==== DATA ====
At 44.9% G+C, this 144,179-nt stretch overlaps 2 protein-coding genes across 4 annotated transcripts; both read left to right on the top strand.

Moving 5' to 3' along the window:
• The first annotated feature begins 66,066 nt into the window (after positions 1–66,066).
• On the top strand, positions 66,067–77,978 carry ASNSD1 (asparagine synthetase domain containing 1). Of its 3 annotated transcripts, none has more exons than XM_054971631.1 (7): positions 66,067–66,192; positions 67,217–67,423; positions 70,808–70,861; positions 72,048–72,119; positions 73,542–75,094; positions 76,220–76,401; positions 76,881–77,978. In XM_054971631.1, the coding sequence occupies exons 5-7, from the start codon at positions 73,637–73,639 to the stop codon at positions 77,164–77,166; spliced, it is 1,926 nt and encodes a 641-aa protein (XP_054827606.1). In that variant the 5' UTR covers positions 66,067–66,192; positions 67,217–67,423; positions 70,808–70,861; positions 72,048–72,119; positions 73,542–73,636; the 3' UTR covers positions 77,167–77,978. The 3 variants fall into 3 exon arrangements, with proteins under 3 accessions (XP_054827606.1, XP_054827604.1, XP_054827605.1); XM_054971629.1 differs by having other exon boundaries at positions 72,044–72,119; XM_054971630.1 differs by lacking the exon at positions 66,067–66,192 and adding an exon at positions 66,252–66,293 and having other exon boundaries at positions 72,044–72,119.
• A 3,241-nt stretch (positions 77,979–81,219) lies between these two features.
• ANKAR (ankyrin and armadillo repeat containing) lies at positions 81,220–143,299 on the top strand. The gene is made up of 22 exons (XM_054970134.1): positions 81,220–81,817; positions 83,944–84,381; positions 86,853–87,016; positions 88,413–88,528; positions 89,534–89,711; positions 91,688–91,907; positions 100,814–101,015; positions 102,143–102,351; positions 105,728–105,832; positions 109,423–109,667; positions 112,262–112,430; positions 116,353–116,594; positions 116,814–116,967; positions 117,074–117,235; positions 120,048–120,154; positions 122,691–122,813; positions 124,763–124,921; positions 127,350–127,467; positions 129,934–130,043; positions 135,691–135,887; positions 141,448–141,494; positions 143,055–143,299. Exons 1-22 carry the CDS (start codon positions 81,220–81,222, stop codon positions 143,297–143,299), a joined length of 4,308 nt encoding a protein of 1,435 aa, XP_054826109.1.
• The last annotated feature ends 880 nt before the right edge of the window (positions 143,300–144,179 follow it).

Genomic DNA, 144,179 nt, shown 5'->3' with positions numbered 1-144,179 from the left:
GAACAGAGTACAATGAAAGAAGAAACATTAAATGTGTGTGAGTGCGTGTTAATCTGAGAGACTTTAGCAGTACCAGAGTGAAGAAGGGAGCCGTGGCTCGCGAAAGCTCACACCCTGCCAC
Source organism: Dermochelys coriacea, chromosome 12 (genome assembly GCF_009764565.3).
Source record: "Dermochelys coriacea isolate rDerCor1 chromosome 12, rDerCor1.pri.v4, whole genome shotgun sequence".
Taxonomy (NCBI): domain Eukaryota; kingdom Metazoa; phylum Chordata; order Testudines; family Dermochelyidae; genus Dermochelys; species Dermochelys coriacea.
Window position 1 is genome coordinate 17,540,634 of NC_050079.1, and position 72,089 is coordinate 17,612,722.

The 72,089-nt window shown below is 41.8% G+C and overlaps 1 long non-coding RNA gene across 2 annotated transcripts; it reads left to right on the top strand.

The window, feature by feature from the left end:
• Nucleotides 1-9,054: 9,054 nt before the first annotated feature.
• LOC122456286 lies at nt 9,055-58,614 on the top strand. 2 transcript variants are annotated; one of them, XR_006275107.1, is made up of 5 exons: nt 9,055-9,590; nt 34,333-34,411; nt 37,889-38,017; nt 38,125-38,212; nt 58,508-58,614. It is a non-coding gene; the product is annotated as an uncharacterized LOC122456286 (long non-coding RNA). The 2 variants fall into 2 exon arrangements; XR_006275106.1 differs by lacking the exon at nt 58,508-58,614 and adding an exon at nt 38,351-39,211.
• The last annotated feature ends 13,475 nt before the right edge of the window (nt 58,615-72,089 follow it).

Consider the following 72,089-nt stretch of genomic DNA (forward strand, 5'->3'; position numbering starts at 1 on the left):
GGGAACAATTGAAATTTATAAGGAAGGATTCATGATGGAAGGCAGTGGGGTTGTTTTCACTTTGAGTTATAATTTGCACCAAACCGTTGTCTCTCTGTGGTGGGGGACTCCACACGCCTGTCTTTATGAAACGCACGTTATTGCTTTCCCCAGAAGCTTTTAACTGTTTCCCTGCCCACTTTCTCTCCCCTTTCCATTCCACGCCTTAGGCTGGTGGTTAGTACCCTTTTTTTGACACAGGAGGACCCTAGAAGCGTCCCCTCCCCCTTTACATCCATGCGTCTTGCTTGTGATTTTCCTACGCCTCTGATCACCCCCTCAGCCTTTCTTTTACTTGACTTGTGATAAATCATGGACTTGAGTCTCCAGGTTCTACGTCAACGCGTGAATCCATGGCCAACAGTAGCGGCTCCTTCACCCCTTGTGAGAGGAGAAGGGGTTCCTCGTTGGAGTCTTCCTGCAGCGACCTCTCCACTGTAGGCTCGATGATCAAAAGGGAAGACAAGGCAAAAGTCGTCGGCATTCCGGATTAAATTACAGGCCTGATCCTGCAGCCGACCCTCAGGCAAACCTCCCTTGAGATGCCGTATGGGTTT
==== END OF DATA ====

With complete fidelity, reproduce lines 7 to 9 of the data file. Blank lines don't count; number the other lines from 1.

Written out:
• The last annotated feature ends 880 nt before the right edge of the window (positions 143,300–144,179 follow it).

Genomic DNA, 144,179 nt, shown 5'->3' with positions numbered 1-144,179 from the left:
GAACAGAGTACAATGAAAGAAGAAACATTAAATGTGTGTGAGTGCGTGTTAATCTGAGAGACTTTAGCAGTACCAGAGTGAAGAAGGGAGCCGTGGCTCGCGAAAGCTCACACCCTGCCAC